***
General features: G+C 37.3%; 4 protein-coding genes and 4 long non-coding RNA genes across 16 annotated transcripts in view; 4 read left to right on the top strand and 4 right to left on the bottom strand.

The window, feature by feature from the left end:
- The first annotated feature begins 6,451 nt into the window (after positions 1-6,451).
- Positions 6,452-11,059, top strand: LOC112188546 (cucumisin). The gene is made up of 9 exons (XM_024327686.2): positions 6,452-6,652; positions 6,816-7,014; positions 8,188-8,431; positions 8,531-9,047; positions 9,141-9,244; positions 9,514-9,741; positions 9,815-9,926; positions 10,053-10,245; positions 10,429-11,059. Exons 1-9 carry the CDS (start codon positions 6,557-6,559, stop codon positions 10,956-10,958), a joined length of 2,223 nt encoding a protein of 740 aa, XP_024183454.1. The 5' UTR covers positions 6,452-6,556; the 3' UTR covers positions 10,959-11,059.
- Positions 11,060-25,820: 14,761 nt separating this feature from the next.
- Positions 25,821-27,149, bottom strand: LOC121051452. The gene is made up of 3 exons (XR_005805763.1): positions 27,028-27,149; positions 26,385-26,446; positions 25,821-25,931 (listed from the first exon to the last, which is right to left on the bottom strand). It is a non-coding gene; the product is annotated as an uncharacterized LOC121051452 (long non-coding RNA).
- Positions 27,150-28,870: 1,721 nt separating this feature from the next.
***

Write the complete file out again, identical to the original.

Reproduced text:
General features: G+C 37.3%; 4 protein-coding genes and 4 long non-coding RNA genes across 16 annotated transcripts in view; 4 read left to right on the top strand and 4 right to left on the bottom strand.

The window, feature by feature from the left end:
- The first annotated feature begins 6,451 nt into the window (after positions 1-6,451).
- Positions 6,452-11,059, top strand: LOC112188546 (cucumisin). The gene is made up of 9 exons (XM_024327686.2): positions 6,452-6,652; positions 6,816-7,014; positions 8,188-8,431; positions 8,531-9,047; positions 9,141-9,244; positions 9,514-9,741; positions 9,815-9,926; positions 10,053-10,245; positions 10,429-11,059. Exons 1-9 carry the CDS (start codon positions 6,557-6,559, stop codon positions 10,956-10,958), a joined length of 2,223 nt encoding a protein of 740 aa, XP_024183454.1. The 5' UTR covers positions 6,452-6,556; the 3' UTR covers positions 10,959-11,059.
- Positions 11,060-25,820: 14,761 nt separating this feature from the next.
- Positions 25,821-27,149, bottom strand: LOC121051452. The gene is made up of 3 exons (XR_005805763.1): positions 27,028-27,149; positions 26,385-26,446; positions 25,821-25,931 (listed from the first exon to the last, which is right to left on the bottom strand). It is a non-coding gene; the product is annotated as an uncharacterized LOC121051452 (long non-coding RNA).
- Positions 27,150-28,870: 1,721 nt separating this feature from the next.